I shouldn't be personally invested in your life, but the way the world works, we've crossed paths again and again- you can do it if you do it the right way, but you need to back down a little and have a piece of humble pie. Listen to the people around you. Becky and I are both making it in a similar way. Other people in Middle TN about my age are doing it too- Rachael H and Evelyn S are two that come to mind. It IS possible, but you need to worry less about making it with your mare and going prelim and doing this and doing that and get a GOOD, SOLID eventing AND DRESSAGE foundation under you. Thats not to say you can't teach at the lower levels in the meantime- again, look at me and Becky. But you're asking people on this board who are thinking you want to be the next Christian Trainor, don't get up in arms when they tell you what its going to take to be the next Christian Trainor.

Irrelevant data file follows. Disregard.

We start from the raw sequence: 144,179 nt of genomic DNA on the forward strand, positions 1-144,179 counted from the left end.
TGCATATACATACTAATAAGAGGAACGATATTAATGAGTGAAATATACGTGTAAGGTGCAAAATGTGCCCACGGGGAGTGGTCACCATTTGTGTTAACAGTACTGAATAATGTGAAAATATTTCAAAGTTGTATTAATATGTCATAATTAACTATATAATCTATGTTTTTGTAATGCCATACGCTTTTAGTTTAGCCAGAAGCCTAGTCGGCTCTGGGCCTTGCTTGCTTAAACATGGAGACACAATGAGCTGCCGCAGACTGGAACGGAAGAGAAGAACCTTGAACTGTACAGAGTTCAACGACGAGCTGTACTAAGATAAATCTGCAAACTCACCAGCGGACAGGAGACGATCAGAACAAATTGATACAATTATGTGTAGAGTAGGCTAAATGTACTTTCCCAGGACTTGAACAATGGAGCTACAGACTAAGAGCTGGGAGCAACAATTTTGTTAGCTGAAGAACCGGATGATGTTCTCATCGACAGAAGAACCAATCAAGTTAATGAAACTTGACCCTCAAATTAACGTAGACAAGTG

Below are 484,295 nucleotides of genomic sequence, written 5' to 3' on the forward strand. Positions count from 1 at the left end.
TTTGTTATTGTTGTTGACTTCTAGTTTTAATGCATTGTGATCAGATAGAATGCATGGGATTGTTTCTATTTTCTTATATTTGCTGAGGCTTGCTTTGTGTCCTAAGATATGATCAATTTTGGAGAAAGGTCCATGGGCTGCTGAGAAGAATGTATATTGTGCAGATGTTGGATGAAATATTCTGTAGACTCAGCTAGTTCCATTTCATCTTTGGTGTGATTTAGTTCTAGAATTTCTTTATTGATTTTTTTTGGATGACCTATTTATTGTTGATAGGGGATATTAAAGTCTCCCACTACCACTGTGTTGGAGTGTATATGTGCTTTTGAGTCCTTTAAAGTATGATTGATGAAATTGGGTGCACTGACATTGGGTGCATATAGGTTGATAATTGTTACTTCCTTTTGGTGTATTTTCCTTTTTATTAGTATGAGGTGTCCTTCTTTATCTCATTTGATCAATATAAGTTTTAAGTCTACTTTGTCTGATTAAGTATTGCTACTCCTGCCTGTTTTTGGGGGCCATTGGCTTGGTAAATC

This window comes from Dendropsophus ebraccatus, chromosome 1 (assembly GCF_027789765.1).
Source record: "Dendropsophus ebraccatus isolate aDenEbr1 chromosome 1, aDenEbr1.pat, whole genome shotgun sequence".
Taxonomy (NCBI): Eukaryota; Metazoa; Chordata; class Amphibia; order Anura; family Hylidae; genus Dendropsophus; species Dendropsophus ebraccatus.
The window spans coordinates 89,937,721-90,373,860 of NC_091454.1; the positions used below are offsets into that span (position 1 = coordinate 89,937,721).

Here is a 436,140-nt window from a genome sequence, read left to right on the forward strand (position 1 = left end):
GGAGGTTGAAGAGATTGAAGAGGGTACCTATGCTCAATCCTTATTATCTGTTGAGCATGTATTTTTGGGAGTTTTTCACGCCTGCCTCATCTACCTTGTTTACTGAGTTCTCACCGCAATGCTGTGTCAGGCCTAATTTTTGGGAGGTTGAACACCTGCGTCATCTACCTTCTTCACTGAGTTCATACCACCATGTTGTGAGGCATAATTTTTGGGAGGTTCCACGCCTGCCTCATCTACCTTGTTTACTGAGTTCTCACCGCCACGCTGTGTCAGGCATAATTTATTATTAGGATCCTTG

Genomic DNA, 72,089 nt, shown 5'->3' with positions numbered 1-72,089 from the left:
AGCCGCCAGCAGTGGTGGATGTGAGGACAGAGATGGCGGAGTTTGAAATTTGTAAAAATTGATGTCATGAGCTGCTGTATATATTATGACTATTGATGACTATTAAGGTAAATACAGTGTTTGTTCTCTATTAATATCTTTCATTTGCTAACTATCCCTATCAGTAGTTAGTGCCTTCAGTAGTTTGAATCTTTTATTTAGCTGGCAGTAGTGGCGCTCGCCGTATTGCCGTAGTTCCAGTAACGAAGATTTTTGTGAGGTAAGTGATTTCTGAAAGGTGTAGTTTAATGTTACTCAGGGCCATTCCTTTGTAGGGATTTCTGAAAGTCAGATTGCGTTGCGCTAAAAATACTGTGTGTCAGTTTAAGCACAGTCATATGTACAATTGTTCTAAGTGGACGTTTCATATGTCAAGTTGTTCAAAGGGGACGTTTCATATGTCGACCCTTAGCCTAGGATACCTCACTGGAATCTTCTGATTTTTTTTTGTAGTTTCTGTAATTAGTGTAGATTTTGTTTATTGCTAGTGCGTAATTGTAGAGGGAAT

I have a forever horse too. He may NEVER, EVER make it around a BN XC course ever again, but he's mine and hes the one I have and I'm going to do what I can. In the meantime, I'm laying the best foundation I can for his AND my success and learning A LOT in the meantime.

LISTEN TO THE PEOPLE THAT ARE TALKING TO YOU. They are telling you the right things.

So, hate me if you'd like to, but there are a lot of things about you that remind me of myself a few years ago, and again, you CAN and WILL succeed, but you need to step back, worry about college, get into a program and go from there.

Couture TB